Rage Wage Battle of Los Angeles at DNC


Democrats receive angry welcome from RATM
Posted Aug 15, 2000 at 12:00am
Rage Against the Machine gave the Democrats an angry welcome on the first night of their national convention Monday with a forty-minute set in a specially designated demonstration area across the street from Los Angeles' Staples Center, where President Clinton was preparing to speak.

A riot broke out long after the band had left the stage and most of the 8,000 concert-goers had peaceably dispersed. A handful of protesters who remained in the area taunted police, throwing rocks and bottles, and the police answered with pepper spray, rubber bullets and, finally, a charge on horseback. At least four people were hurt and ten were arrested.

The riot was an unsettling finale to a festive concert by RATM, hosted by the non-violent protest organization D2KLA. No arrests were made during the concert and at least one band member, guitarist Tom Morello, had been escorted out of the area by the band's security guards long before any violence broke out. The band had done little to incite riot; in fact, the sharpest comment to come from singer Zack De La Rocha during the show was his sloganeering statement "Brothers and sisters, our democracy has been hijacked."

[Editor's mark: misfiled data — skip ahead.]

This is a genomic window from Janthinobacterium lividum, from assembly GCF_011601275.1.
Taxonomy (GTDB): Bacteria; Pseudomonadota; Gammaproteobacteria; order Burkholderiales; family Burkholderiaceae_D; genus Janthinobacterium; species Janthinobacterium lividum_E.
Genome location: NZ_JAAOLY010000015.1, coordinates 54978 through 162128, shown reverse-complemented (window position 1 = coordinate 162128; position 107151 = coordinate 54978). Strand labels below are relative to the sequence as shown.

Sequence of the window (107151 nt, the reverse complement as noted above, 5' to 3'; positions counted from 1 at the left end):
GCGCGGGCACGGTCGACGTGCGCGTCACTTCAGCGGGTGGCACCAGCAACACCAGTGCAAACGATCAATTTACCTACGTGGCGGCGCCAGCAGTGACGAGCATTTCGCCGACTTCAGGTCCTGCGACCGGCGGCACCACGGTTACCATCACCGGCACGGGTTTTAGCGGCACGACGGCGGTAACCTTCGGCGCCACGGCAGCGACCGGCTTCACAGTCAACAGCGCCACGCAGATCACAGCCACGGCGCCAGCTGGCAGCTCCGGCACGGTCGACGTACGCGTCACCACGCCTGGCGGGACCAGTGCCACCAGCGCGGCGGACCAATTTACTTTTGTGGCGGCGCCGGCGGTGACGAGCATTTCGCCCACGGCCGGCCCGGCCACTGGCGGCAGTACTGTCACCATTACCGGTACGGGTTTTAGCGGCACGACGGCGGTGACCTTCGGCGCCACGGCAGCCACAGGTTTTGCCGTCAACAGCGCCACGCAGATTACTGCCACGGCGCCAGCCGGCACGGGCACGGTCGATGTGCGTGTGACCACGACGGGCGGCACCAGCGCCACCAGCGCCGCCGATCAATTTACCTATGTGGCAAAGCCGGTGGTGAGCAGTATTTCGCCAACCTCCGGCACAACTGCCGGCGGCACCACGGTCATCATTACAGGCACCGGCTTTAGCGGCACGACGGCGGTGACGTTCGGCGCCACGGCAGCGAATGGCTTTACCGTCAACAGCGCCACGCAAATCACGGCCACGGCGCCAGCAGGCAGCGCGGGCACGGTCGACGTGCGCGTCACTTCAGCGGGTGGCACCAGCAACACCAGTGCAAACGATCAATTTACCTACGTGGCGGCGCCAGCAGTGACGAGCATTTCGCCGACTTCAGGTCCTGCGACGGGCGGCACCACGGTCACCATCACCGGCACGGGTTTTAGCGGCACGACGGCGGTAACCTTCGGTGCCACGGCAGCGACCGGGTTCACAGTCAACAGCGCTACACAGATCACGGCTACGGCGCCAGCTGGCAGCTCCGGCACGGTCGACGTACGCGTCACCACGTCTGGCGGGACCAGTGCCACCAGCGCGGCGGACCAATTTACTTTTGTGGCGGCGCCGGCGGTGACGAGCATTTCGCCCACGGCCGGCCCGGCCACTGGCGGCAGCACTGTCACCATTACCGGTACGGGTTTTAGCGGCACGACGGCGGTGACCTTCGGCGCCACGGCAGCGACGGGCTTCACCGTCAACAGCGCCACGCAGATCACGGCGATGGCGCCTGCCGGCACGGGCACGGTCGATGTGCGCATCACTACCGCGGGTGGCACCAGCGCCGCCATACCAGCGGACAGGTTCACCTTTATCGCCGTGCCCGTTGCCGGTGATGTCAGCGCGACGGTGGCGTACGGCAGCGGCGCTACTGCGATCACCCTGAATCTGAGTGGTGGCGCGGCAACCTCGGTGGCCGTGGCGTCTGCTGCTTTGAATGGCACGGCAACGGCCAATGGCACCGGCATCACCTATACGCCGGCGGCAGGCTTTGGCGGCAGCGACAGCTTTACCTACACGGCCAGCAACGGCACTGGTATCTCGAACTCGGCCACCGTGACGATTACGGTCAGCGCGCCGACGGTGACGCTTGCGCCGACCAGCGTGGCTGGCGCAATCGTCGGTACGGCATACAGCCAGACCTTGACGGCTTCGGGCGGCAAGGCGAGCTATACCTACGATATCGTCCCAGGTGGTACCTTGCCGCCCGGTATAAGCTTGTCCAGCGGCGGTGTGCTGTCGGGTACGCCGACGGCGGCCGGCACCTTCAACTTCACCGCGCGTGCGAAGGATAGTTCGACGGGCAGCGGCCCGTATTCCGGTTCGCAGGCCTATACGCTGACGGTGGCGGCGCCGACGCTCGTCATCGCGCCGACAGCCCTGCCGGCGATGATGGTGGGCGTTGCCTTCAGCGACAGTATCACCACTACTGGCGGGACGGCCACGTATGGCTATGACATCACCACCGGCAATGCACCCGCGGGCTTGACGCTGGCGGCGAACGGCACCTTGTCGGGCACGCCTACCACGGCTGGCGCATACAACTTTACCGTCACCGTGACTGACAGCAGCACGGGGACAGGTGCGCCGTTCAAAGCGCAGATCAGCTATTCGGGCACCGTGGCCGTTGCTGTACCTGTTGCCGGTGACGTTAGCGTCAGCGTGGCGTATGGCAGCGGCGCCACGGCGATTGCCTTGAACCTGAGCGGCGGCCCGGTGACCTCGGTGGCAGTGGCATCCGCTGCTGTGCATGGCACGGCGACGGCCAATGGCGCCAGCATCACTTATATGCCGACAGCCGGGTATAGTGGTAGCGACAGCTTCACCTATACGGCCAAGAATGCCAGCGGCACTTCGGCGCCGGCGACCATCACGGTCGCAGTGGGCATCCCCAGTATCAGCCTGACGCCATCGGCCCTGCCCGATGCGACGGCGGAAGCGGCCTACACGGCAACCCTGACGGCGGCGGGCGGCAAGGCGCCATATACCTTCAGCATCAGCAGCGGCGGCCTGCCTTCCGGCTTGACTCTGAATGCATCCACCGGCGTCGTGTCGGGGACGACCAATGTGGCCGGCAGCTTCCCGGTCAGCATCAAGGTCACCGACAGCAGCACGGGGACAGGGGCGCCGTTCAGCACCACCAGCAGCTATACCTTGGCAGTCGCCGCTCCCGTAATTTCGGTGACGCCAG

Although RATM's music was incendiary, the concert was marred by the organizers' sound system. It placed the set at a low volume, which would be appreciated by any parent dreading the loud rap/metal RATM plays. The crowd, however, peeved by RATM's surprisingly soft tones, chanted "Turn it up!" The sound never hit the loud pitch of a typical RATM concert, but fans soon ignored the less-than-stellar sonic quality and began dancing and singing along.